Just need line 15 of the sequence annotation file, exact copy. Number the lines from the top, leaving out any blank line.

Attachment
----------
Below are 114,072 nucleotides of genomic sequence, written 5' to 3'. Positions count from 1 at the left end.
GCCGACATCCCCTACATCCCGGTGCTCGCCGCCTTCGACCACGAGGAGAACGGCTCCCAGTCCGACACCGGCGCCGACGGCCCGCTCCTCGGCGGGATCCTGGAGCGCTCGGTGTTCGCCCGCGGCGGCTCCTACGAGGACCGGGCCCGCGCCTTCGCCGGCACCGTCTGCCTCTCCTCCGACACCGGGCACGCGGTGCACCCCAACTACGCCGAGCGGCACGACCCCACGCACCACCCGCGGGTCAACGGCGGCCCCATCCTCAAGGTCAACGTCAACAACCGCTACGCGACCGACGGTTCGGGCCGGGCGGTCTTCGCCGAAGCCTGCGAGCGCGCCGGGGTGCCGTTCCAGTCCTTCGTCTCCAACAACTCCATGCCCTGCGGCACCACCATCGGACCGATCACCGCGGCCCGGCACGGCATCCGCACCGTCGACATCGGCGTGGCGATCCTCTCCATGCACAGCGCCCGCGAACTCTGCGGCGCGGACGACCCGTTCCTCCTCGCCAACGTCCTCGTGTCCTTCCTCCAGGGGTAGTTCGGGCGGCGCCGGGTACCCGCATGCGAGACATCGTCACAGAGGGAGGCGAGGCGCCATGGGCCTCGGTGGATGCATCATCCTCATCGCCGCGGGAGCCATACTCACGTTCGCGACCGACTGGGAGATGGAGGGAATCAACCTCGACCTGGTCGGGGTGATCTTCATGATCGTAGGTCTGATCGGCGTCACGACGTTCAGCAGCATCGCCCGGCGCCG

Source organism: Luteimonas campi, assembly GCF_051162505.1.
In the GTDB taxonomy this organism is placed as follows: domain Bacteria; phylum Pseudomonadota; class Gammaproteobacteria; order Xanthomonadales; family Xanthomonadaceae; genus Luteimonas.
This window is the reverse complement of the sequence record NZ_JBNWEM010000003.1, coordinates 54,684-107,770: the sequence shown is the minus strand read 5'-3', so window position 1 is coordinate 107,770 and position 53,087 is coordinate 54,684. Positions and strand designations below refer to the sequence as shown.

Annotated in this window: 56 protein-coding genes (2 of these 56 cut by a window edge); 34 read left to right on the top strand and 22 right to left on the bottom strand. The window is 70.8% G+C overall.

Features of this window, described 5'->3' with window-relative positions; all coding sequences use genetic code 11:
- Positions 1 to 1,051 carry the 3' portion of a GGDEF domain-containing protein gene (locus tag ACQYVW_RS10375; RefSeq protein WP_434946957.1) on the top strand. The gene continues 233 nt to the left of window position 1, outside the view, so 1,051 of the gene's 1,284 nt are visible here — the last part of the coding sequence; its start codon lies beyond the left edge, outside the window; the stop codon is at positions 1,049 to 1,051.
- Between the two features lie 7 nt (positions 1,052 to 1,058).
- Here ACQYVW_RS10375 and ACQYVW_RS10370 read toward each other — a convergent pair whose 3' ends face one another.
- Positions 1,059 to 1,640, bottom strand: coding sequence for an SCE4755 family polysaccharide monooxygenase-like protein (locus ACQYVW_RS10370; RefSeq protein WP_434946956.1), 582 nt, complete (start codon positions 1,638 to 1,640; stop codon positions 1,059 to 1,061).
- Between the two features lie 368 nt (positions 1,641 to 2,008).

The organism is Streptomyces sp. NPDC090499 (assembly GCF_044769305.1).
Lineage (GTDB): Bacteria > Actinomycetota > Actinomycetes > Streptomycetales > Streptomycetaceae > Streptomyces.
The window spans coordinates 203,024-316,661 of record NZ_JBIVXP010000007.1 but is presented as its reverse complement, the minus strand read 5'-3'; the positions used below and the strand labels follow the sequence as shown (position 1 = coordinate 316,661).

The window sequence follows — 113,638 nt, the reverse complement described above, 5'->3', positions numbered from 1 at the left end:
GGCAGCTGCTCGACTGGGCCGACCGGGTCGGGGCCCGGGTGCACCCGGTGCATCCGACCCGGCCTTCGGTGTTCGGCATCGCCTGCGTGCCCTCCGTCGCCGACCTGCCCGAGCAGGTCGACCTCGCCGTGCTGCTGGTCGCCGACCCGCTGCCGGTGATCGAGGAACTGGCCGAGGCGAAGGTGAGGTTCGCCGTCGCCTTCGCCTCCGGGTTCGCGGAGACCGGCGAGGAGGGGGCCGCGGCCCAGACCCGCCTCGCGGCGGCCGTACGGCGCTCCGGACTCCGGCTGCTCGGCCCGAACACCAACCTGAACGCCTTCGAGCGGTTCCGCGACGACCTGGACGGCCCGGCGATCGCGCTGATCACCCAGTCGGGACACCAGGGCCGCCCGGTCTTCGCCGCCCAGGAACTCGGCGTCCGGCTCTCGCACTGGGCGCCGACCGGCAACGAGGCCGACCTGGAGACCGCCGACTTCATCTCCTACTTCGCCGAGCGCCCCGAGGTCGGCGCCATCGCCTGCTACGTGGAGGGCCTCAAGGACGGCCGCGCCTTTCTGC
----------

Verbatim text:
The window spans coordinates 203,024-316,661 of record NZ_JBIVXP010000007.1 but is presented as its reverse complement, the minus strand read 5'-3'; the positions used below and the strand labels follow the sequence as shown (position 1 = coordinate 316,661).